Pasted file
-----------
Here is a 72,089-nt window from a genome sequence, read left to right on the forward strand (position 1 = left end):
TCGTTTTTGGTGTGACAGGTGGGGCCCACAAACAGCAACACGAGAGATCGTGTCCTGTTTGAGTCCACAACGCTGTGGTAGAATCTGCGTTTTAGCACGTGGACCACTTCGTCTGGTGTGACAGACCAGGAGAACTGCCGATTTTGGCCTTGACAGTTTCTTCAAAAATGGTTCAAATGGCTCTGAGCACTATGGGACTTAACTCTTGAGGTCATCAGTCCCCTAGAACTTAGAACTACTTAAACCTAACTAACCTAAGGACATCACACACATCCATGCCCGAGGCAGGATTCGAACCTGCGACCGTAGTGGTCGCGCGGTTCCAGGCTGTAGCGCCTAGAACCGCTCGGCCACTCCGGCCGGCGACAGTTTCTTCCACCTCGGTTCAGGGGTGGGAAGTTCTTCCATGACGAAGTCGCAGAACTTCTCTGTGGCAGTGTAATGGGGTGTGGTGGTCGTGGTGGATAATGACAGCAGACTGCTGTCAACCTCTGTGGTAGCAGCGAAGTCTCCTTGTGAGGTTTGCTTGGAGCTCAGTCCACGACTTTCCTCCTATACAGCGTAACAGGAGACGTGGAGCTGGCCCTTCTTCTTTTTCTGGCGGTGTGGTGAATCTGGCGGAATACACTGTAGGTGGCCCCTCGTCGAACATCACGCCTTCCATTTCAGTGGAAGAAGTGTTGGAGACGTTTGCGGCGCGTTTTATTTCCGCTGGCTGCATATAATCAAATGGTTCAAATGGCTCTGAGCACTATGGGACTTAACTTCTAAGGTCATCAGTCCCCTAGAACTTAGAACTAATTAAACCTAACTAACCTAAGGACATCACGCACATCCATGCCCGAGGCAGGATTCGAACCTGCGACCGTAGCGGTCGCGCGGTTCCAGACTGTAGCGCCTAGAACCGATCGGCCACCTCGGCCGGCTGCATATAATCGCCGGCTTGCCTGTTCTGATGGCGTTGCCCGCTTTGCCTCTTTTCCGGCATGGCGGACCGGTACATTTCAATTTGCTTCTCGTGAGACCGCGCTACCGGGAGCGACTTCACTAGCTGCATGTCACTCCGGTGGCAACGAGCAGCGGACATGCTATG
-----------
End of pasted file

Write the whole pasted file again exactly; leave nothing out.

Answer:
Here is a 72,089-nt window from a genome sequence, read left to right on the forward strand (position 1 = left end):
TCGTTTTTGGTGTGACAGGTGGGGCCCACAAACAGCAACACGAGAGATCGTGTCCTGTTTGAGTCCACAACGCTGTGGTAGAATCTGCGTTTTAGCACGTGGACCACTTCGTCTGGTGTGACAGACCAGGAGAACTGCCGATTTTGGCCTTGACAGTTTCTTCAAAAATGGTTCAAATGGCTCTGAGCACTATGGGACTTAACTCTTGAGGTCATCAGTCCCCTAGAACTTAGAACTACTTAAACCTAACTAACCTAAGGACATCACACACATCCATGCCCGAGGCAGGATTCGAACCTGCGACCGTAGTGGTCGCGCGGTTCCAGGCTGTAGCGCCTAGAACCGCTCGGCCACTCCGGCCGGCGACAGTTTCTTCCACCTCGGTTCAGGGGTGGGAAGTTCTTCCATGACGAAGTCGCAGAACTTCTCTGTGGCAGTGTAATGGGGTGTGGTGGTCGTGGTGGATAATGACAGCAGACTGCTGTCAACCTCTGTGGTAGCAGCGAAGTCTCCTTGTGAGGTTTGCTTGGAGCTCAGTCCACGACTTTCCTCCTATACAGCGTAACAGGAGACGTGGAGCTGGCCCTTCTTCTTTTTCTGGCGGTGTGGTGAATCTGGCGGAATACACTGTAGGTGGCCCCTCGTCGAACATCACGCCTTCCATTTCAGTGGAAGAAGTGTTGGAGACGTTTGCGGCGCGTTTTATTTCCGCTGGCTGCATATAATCAAATGGTTCAAATGGCTCTGAGCACTATGGGACTTAACTTCTAAGGTCATCAGTCCCCTAGAACTTAGAACTAATTAAACCTAACTAACCTAAGGACATCACGCACATCCATGCCCGAGGCAGGATTCGAACCTGCGACCGTAGCGGTCGCGCGGTTCCAGACTGTAGCGCCTAGAACCGATCGGCCACCTCGGCCGGCTGCATATAATCGCCGGCTTGCCTGTTCTGATGGCGTTGCCCGCTTTGCCTCTTTTCCGGCATGGCGGACCGGTACATTTCAATTTGCTTCTCGTGAGACCGCGCTACCGGGAGCGACTTCACTAGCTGCATGTCACTCCGGTGGCAACGAGCAGCGGACATGCTATG